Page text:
Our Bureau

New Delhi, June 7

A PATENT-based Access and Benefit Sharing (ABS) regime may substantially decrease investments in research and development in biotechnology and pharmaceutical fields.

Nations considering adoption of the regime must bear this in mind during decision-making, said Mr Barun S. Mitra of New Delhi-based Liberty Institute, while making a presentation at a conference organised here by Mumbai-based Healthcare and Industry Information Centre and the US-based Pacific Research Institute.

The conference discussed the implications of the plan proposed by 17 bio-rich developing countries at the United Nations' Convention on Biodiversity to address the access to and the benefits from genetic resources and traditional knowledge in their countries in the biotechnology and pharmaceutical fields.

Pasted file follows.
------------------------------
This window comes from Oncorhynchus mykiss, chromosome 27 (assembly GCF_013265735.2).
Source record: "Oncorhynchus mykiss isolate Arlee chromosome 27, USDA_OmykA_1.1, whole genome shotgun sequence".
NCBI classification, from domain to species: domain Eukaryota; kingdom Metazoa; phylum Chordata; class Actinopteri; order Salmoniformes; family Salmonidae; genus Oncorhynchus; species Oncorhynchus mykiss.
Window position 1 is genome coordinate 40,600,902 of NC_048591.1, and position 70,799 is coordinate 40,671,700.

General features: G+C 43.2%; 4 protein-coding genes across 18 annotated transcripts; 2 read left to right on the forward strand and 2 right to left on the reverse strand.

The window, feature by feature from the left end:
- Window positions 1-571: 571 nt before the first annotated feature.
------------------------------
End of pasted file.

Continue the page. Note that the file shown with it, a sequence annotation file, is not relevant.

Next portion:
Papers presented at the conference talked about how regular media reports on bio-piracy had forced global corporations to reduce their interest in natural products as a source for R&D, resulting in shrinking investments in the fields.

They added , in the developing world, intellectual property (IP) protection "was being viewed with trepidation and suspicion" and that, despite documented benefits of IP, it had become "a source of debate and polarisation in multilateral fora, including the World Intellectual Property Organisation, the WTO, the Trade Related Aspects of Intellectual Property Rights Council and the Convention on Biological Diversity."

(This article was published in the Business Line print edition dated June 8, 2005)
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